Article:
Immunity, active: The production of antibodies against a specific disease by the immune system. Active immunity can be acquired in two ways, either by contracting the disease or through vaccination. Active immunity is usually permanent, which means that an individual is protected from the disease for the duration of his or her life.
Immunity, herd: The resistance of a group to invasion and spread of an infectious agent, based on the resistance to infection of a high proportion of individual members of the group. The resistance is a product of the number susceptible and the probability that those who are susceptible will come into contact with an infected person.
Immunity, passive: Protection against disease through antibodies produced by another human being or animal. Passive immunity is effective, but protection is generally limited and diminishes over time (usually a few weeks or months). For example, maternal antibodies are passed to the infant prior to birth. These antibodies temporarily protect the baby for the first 4–6 months of life.
Immunization: The process by which a person or animal becomes protected against a disease. This term is often used interchangeably with vaccination or inoculation.
Immunogen: A substance capable of provoking an immune response. Also called an antigen.
Immunogenicity: The ability of an antigen or vaccine to stimulate immune responses.
Immunology: Branch of biology that studies immune reactions.
Inactive vaccine: A vaccine made from viruses and bacteria that have been killed through physical or chemical processes. These killed organisms cannot cause disease.
Incubation period: A period of subclinical or inapparent pathologic changes following exposure, ending with the onset of symptoms of infectious disease.
Infectious: Capable of spreading disease. Also known as communicable.
Infectious agents: Organisms capable of spreading disease (e.g., bacteria or viruses).
Live vaccine: A vaccine in which live virus is weakened through chemical or physical processes in order to produce an immune response without causing the severe effects of the disease.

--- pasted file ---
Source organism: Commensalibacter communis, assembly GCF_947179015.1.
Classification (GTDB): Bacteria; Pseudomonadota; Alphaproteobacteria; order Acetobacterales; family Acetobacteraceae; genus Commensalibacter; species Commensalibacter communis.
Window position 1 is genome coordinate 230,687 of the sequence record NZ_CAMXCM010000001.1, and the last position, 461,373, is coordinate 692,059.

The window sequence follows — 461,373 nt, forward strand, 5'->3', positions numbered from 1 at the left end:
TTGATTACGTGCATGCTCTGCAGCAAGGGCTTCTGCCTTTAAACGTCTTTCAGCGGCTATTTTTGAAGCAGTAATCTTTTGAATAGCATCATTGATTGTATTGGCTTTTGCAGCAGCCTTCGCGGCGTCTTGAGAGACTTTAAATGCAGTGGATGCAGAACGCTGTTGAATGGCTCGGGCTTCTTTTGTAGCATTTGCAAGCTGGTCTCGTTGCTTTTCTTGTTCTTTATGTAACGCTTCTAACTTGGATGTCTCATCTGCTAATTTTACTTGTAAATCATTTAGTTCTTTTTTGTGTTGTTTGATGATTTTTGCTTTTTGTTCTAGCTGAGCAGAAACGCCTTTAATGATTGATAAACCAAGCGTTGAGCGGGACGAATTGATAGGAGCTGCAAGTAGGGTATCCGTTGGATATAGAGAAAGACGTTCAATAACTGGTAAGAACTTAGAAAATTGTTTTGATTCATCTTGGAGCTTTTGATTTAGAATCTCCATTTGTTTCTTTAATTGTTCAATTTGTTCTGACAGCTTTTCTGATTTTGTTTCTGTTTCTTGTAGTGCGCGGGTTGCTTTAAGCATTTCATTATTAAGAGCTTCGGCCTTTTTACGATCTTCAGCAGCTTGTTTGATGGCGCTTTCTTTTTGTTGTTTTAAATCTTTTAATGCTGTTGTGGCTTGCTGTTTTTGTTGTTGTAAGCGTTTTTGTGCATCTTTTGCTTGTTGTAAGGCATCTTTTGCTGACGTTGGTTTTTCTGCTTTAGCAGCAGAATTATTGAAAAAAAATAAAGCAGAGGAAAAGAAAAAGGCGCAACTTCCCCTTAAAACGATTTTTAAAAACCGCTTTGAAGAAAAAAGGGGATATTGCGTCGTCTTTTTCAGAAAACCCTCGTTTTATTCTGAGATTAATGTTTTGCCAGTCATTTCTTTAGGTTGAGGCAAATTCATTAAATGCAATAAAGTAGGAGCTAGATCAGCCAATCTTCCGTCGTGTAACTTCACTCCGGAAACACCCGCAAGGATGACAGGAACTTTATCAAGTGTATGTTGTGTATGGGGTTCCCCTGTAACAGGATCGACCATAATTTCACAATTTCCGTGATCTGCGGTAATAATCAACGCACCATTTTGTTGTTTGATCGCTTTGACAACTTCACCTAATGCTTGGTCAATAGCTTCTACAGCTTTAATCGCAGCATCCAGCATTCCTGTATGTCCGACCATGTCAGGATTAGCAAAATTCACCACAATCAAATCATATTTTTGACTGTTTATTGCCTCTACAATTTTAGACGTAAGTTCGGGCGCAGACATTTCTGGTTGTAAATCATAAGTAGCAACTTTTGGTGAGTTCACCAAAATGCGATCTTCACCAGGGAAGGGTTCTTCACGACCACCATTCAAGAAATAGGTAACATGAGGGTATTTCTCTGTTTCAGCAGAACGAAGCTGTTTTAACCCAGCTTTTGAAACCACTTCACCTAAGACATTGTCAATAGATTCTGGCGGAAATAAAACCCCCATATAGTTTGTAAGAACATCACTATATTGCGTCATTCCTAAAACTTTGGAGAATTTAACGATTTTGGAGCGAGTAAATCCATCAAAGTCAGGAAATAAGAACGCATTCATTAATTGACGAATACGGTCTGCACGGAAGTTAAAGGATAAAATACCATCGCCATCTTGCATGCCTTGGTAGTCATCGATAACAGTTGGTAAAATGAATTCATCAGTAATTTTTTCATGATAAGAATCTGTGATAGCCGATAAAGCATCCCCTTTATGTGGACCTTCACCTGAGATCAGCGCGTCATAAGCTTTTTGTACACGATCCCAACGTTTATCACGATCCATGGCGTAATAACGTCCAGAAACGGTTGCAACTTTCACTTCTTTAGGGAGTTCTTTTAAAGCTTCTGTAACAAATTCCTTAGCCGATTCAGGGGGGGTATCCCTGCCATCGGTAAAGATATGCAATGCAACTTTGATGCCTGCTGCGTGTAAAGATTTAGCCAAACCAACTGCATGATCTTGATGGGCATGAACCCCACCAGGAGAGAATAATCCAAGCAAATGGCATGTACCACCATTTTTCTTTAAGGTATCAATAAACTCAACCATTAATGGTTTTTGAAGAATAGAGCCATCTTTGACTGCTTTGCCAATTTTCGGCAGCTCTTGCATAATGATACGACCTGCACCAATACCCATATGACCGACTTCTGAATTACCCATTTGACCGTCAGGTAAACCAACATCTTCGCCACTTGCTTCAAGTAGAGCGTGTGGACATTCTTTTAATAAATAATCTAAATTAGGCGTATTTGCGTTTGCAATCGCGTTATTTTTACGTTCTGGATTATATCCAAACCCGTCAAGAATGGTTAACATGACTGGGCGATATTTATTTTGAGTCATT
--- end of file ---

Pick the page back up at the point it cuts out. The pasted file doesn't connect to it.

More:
Long-term memory: The ability that the immune system has to retain memory of the foreign protein and mount an immune response whenever challenged. Some vaccines (e.g., tetanus) are better at inducing or developing long-term memory than others are (e.g., flu or existing meningitis vaccines).
Lumbar puncture: A diagnostic test in which a small amount of cerebrospinal fluid (the fluid that surrounds the brain and spinal cord) is extracted for examination. Also called a spinal tap.
Lyophilization: Method of preserving perishable foodstuffs and chemical substances. Also known as freeze-drying.
Microbiology: A branch of biology dealing especially with microscopic forms of life (viruses, bacteria, etc.).
Monovalent vaccine: A vaccine that contains only one antigen.
Morbidity: Any departure, subjective or objective, from a state of physiological or psychological well-being.
Nasopharyngeal: Relating to the nose and pharynx or the nasopharynx.
Nasopharynx: Part of the pharynx that is located above the soft palate.
Phase 1 (vaccine) clinical trial: A clinical trial of a vaccine conducted in a small number of healthy volunteers. A Phase 1 trial is designed to determine the vaccine’s safety and immunogenicity in humans, its metabolism and pharmacologic actions, and side effects associated with increasing doses.